- Doing English (2000) is primarily aimed at an A-level audience, with first-year tertiary students being its secondary audience
- It provides an interesting survey of the history of English as a discipline (eg: I now know that the study of English literature was pioneered in India... as part of the British govt and East India Company's efforts to civilise and pacify the natives. Whoo), and a nice simple explanation of the failings of a 'traditional' (for the Eaglestone's purposes, 'traditional' means following the practical criticism approach of the Leavises and subsequent scholars) approach to literature.
- Despite being strongly in favour of 'theory' generally and giving a good account of why 'theory' was needed, the book doesn't actually give you much in the way of concrete examples of why 'theory' is useful.
- Its 'Death of the Author' chapter is the kind of thing which turned me *off* the Death of the Author to begin with. It more or less convincingly argues that meaning is created between reader and text... but doesn't give any framework for deciding what's a 'good' reading for critical purposes and what's not. Given this is designed for A-level students, how are they supposed to know what they're being marked on?
- Likewise, while making a nifty distinction between 'intrinsic' and 'extrinsic' approaches to literature, the book seems to work on the aggravating assumption that 'intrinsic' readers (close readers, etc) all take a practical criticism approach and look at the text in isolation; and that 'extrinsic' readers all want to read the text as evidence of historical, cultural or other contemporary phenomena. Eaglestone does hint that some extrinsic or historicist critics use contextual evidence to construct new readings of the text, but then proceeds on to talk about extrinsic readings going out from the text into the context.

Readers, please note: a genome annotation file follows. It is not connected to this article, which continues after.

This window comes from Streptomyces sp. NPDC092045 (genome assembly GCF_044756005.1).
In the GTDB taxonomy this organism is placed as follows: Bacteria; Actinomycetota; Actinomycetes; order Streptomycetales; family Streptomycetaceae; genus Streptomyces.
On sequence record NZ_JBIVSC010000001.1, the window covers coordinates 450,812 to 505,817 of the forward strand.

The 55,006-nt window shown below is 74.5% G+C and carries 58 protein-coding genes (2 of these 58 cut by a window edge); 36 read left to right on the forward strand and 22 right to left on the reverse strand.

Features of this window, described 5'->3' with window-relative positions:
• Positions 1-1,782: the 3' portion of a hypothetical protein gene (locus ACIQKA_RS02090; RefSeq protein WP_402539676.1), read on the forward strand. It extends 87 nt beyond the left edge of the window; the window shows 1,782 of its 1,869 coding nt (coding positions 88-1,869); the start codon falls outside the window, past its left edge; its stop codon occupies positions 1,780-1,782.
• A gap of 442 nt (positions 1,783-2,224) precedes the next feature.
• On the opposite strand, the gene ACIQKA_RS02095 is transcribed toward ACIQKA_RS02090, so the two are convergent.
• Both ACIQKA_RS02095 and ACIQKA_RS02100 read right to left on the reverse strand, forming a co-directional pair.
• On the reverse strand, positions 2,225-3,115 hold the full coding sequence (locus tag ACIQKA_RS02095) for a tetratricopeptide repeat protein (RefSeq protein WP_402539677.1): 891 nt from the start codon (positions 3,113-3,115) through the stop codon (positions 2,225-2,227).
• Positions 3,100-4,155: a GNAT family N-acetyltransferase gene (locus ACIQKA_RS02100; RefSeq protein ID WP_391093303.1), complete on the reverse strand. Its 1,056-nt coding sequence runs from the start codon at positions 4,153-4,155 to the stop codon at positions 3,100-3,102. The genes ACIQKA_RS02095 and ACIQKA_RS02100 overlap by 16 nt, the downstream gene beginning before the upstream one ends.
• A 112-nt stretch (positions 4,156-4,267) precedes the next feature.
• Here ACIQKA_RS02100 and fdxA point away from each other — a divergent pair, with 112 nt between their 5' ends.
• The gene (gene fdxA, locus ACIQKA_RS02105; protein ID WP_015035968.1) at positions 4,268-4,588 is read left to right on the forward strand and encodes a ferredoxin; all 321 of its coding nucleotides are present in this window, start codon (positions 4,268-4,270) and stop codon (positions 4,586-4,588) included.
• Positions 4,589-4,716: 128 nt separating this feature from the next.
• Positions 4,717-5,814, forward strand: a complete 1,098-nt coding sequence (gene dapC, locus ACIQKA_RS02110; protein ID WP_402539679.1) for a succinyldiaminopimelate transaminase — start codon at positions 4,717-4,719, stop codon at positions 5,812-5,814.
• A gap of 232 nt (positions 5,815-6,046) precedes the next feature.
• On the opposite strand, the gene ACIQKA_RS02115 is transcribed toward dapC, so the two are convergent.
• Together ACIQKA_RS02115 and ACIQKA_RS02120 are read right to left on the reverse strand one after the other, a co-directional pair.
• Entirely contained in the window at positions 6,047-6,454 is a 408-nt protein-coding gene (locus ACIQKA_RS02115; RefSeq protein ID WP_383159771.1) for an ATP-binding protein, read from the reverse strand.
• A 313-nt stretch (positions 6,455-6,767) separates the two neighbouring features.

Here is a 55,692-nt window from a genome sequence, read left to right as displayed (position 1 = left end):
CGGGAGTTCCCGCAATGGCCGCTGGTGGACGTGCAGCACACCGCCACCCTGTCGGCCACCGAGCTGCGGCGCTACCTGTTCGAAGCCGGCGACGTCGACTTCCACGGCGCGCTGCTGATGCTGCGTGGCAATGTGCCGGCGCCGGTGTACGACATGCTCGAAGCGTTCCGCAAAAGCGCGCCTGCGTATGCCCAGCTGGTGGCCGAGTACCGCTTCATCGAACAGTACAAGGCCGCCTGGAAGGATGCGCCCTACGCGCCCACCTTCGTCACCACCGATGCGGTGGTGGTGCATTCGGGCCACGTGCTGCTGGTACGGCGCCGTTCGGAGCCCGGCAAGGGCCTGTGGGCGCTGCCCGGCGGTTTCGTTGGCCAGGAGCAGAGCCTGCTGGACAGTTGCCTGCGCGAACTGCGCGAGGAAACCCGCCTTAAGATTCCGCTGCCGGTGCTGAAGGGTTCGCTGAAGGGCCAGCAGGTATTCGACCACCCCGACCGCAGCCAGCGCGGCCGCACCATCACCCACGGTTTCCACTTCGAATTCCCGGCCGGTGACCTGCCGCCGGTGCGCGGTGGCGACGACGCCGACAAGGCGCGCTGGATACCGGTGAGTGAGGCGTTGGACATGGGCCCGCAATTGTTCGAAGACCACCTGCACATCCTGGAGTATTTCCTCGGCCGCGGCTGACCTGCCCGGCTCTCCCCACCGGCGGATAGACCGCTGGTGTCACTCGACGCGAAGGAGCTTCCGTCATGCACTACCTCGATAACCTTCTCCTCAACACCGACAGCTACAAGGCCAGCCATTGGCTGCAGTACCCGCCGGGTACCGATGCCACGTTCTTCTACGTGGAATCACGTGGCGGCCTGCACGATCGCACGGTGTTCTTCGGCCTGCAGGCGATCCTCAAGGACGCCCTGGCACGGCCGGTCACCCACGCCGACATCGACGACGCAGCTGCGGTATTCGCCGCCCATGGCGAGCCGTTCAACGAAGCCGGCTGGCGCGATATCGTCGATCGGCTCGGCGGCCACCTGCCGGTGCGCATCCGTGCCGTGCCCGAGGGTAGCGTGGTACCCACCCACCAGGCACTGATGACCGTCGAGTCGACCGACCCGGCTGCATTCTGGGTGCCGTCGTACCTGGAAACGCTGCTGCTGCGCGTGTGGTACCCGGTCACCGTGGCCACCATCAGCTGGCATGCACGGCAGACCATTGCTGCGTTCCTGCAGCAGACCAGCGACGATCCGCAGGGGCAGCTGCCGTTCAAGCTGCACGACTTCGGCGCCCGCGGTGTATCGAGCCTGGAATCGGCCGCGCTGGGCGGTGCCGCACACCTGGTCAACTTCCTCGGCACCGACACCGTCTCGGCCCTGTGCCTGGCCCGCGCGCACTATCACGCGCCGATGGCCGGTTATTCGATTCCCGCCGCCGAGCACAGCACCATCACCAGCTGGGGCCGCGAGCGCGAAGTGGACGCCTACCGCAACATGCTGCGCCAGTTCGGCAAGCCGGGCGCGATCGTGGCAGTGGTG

- He doesn't try to tie the intrinsic/extrinsic dichotomy into the dead/alive author thing. You can do either brand of criticism with a dead author or an alive one!
- The chapter on metaphor, narrative structure, and closure seems to be fairly basic (and traditional!) but useful.
Conclusion: Probably more useful for high school students than university students (and possibly outdated for A-levels by now?). I can see how this textbook would have been very applicable to the HSC English curriculum, but I can also tell that if you'd given this book to me, age 15 (or indeed, anywhere up until my fourth year of uni) it would not have convinced me that 'theory' is good and practical criticism bad: it would have convinced me that 'theory' was a load of waffle, practical criticism stuffy but comprehensible, and History a better use of my time than English. Which, oh, wait, is what first-year English did for me anyway! So perhaps this would be a perfect complement to first-year courses?
What I will do with this book: I think I may photocopy his chart of intrinsic/extrinsic approaches and save it for classroom use, mostly for the purposes of talking to students about why this is a bollocks dichotomy. I may also recommend it, with caveats, to students who feel they need a really basic primer to literary study. But then I may not, since it doesn't seem to provide any argument for a *point* of literary study.